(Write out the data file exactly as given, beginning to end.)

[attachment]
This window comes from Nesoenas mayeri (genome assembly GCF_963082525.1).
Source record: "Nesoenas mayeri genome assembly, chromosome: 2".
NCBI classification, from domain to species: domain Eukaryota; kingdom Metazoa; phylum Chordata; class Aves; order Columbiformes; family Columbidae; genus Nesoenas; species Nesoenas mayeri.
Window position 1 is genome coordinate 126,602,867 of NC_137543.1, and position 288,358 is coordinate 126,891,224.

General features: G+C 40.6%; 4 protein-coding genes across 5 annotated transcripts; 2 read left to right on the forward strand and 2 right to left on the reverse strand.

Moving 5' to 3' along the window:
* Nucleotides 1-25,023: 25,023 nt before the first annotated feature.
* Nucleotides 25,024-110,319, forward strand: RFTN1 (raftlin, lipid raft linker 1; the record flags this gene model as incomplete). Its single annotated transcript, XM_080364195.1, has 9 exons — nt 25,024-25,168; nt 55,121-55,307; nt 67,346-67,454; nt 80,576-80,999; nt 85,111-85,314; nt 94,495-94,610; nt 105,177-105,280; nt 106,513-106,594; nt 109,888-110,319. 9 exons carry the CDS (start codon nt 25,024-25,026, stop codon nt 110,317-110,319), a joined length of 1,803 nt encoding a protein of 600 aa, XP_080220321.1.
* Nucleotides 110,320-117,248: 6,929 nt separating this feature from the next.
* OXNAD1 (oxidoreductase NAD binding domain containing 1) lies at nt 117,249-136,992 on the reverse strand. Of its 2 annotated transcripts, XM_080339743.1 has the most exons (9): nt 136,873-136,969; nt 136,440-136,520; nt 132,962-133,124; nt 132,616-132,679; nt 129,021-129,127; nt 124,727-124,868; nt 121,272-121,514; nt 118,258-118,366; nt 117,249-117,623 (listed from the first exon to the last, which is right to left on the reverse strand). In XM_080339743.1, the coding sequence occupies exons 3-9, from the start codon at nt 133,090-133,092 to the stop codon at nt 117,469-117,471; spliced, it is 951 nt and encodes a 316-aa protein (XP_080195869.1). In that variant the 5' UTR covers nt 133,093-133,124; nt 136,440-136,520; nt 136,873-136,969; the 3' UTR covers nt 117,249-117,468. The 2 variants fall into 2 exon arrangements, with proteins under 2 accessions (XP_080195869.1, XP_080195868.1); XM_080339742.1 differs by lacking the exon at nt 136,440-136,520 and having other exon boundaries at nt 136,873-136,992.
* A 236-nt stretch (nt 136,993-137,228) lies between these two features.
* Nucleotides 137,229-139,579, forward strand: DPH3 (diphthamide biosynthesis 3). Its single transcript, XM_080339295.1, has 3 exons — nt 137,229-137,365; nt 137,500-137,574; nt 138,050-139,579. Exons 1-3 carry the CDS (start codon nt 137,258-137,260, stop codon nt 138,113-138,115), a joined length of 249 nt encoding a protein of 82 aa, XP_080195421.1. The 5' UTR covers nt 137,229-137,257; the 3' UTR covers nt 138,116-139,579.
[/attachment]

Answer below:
This window comes from Nesoenas mayeri (genome assembly GCF_963082525.1).
Source record: "Nesoenas mayeri genome assembly, chromosome: 2".
NCBI classification, from domain to species: domain Eukaryota; kingdom Metazoa; phylum Chordata; class Aves; order Columbiformes; family Columbidae; genus Nesoenas; species Nesoenas mayeri.
Window position 1 is genome coordinate 126,602,867 of NC_137543.1, and position 288,358 is coordinate 126,891,224.

General features: G+C 40.6%; 4 protein-coding genes across 5 annotated transcripts; 2 read left to right on the forward strand and 2 right to left on the reverse strand.

Moving 5' to 3' along the window:
* Nucleotides 1-25,023: 25,023 nt before the first annotated feature.
* Nucleotides 25,024-110,319, forward strand: RFTN1 (raftlin, lipid raft linker 1; the record flags this gene model as incomplete). Its single annotated transcript, XM_080364195.1, has 9 exons — nt 25,024-25,168; nt 55,121-55,307; nt 67,346-67,454; nt 80,576-80,999; nt 85,111-85,314; nt 94,495-94,610; nt 105,177-105,280; nt 106,513-106,594; nt 109,888-110,319. 9 exons carry the CDS (start codon nt 25,024-25,026, stop codon nt 110,317-110,319), a joined length of 1,803 nt encoding a protein of 600 aa, XP_080220321.1.
* Nucleotides 110,320-117,248: 6,929 nt separating this feature from the next.
* OXNAD1 (oxidoreductase NAD binding domain containing 1) lies at nt 117,249-136,992 on the reverse strand. Of its 2 annotated transcripts, XM_080339743.1 has the most exons (9): nt 136,873-136,969; nt 136,440-136,520; nt 132,962-133,124; nt 132,616-132,679; nt 129,021-129,127; nt 124,727-124,868; nt 121,272-121,514; nt 118,258-118,366; nt 117,249-117,623 (listed from the first exon to the last, which is right to left on the reverse strand). In XM_080339743.1, the coding sequence occupies exons 3-9, from the start codon at nt 133,090-133,092 to the stop codon at nt 117,469-117,471; spliced, it is 951 nt and encodes a 316-aa protein (XP_080195869.1). In that variant the 5' UTR covers nt 133,093-133,124; nt 136,440-136,520; nt 136,873-136,969; the 3' UTR covers nt 117,249-117,468. The 2 variants fall into 2 exon arrangements, with proteins under 2 accessions (XP_080195869.1, XP_080195868.1); XM_080339742.1 differs by lacking the exon at nt 136,440-136,520 and having other exon boundaries at nt 136,873-136,992.
* A 236-nt stretch (nt 136,993-137,228) lies between these two features.
* Nucleotides 137,229-139,579, forward strand: DPH3 (diphthamide biosynthesis 3). Its single transcript, XM_080339295.1, has 3 exons — nt 137,229-137,365; nt 137,500-137,574; nt 138,050-139,579. Exons 1-3 carry the CDS (start codon nt 137,258-137,260, stop codon nt 138,113-138,115), a joined length of 249 nt encoding a protein of 82 aa, XP_080195421.1. The 5' UTR covers nt 137,229-137,257; the 3' UTR covers nt 138,116-139,579.